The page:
*I have realized I need suspension. NOT just in the seat, but everywhere. I also need wider tires. I feel every crack in the pavement, every pebble, every stick, and am constantly worried about going down. I recently rode a bike with 3" x 26" tires, suspension seat, and it sailed over every speed bump, stick, crack..whatever!
The 27/.5 tires have me up too high. I think I'd rather be lower to the ground. so, next bike 24" or 26" X 3" tires for me.

*None of the bikes I have ridden have as nice a handlebar and grip as the Pace 500. Really like that. I have gotten used to the throttle- not being on demand. Aventon has changed this way their throttle works now, and it IS TOD, but they are out of the new controller right now. I use PAS 0 more often, OR PAS 1 and gear 6+ for resistance. The bike rides nicely, but sometimes I feel it is too fast a bike for me. I NEVER go 20 MPH, and going downhill, I have to fight to stay at 16MPH..It just wants to GO. Those are the times I get nervous...when going on a long downhill, and I am braking, braking, braking, trying to slow down....

I was riding with some friends recently, and the guy was 240 lbs, on a big RAD wide-tire beast. I needed to be more careful, where he went over things easily. BUT, he could NOT catch me by a long shot heading up a pretty steep hill. I had to get off my bike and wait a long time for him to catch up. That's how fast it is. Of course I am lighter weight than he is, and the Pace is much lighter too. And, I was only on PAS 4 and gear 4 going up the hill.

*I don't like that the energy bar is not a battery gage. You really don't know how much battery you have left. So, that is not good.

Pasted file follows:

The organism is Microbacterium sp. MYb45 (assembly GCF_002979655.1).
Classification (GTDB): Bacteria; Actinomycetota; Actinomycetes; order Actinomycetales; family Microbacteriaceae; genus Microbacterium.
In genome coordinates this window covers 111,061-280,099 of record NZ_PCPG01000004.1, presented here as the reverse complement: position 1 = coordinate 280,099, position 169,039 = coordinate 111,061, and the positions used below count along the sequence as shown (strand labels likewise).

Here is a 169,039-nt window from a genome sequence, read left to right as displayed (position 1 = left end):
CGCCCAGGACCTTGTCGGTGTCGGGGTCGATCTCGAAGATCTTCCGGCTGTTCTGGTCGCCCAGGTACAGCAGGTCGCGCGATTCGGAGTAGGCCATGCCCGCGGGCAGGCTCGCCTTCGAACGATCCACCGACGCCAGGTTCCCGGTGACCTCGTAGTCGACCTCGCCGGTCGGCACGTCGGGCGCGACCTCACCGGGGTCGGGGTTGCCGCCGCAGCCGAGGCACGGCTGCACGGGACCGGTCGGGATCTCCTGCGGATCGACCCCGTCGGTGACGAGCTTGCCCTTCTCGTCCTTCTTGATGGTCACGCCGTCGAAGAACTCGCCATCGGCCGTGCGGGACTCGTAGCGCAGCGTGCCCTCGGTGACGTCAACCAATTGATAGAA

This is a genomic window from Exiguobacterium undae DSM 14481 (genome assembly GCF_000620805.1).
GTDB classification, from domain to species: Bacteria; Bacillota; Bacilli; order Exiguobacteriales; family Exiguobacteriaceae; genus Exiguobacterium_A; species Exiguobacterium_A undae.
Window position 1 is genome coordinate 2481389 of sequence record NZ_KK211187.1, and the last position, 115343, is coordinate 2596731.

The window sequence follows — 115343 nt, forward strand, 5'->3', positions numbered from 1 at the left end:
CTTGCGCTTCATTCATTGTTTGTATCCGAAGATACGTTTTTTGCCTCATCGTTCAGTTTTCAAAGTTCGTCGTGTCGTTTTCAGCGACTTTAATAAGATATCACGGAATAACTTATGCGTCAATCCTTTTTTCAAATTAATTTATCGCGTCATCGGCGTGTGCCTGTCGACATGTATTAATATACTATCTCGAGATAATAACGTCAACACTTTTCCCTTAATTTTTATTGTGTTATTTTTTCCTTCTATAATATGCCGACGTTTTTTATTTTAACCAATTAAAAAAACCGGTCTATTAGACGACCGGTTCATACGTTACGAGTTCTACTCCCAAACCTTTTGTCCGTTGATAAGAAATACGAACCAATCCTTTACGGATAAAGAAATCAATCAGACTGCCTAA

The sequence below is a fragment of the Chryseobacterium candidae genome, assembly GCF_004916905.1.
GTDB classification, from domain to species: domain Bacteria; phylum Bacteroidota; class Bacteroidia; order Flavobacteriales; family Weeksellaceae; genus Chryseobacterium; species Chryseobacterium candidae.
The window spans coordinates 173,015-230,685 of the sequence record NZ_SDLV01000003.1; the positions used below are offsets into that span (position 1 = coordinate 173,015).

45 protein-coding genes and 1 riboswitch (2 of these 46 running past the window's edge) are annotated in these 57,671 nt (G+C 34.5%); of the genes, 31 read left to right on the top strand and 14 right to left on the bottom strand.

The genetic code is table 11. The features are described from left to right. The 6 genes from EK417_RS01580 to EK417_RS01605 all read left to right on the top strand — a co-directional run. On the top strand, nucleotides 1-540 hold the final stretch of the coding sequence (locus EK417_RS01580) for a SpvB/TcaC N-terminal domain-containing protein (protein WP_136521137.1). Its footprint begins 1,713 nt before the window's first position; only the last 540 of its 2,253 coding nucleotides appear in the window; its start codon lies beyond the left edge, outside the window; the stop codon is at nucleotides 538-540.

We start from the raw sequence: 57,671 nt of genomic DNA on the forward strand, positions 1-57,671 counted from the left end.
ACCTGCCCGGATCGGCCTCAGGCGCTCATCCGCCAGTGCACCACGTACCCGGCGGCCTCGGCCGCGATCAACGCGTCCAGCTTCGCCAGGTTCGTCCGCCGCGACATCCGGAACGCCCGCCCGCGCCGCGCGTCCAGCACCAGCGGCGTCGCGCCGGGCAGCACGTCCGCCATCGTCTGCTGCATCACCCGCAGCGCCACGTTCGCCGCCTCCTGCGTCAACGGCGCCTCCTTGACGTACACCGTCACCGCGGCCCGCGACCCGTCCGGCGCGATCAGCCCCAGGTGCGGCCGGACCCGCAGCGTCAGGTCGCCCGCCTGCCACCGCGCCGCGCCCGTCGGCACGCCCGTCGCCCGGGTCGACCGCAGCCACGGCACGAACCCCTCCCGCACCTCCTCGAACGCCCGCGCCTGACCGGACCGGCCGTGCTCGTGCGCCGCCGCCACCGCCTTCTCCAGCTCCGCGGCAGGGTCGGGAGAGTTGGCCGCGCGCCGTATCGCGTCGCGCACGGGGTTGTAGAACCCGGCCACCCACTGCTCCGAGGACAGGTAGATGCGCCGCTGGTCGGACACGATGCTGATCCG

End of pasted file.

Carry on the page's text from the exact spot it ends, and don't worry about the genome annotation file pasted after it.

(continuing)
For some, this bike is a great bike at a great price. I bought from a dealer, so I had that support, which was important.

I am still confused about cadence vs torque sensors. I want to be able to choose my level of assistance, and my speed independently. So, I think cadence is correct for me. There are times I want to go a bit faster on a straight away...in PAS 2 or even 3, BUT I also want the exercise. So, I'm in highest gear. I don't want. to bike to decide to make it easier...Am I correct that cadence is best for this?

Hope this is helpful.
It sounds like this bike is teaching you a lot, supplying information you could not have come by without riding extensively.

This comment: "I want to be able to choose my level of assistance, and my speed independently." Should be one you want to keep in mind for the NEXT bike. Typically the less expensive bikes are all speed based. There's another breed though, that are power based. With those, you select the amount of assistance you want, and it remains the same no matter your speed - which should accomplish your objective (speed and assist independent). To my knowledge, the R1U (Ride One UP) is one of the few inexpensive bikes that offer this feature.

Being pickier about the info available on your display is also the product of experience. If you keep this bike for a while, you may learn/get used to that "energy bar" and the information it's passing along. Clearly, there is much better available, but give the one you have a chance.

Tire selection for a decent ride is important - and something else you learn by trying a few. I've recently switched to Shwalbe Super Moto X tires and believe they offer a super ride. They're a balloon type like we had on the bikes way back when - and they work! The trick is to provide low rolling resistance at lower inflation pressures. Low rolling resistance (easy to pedal, maximum battery mileage) until now has been a big priority - resulting in some tires that will rattle your teeth out.... -Al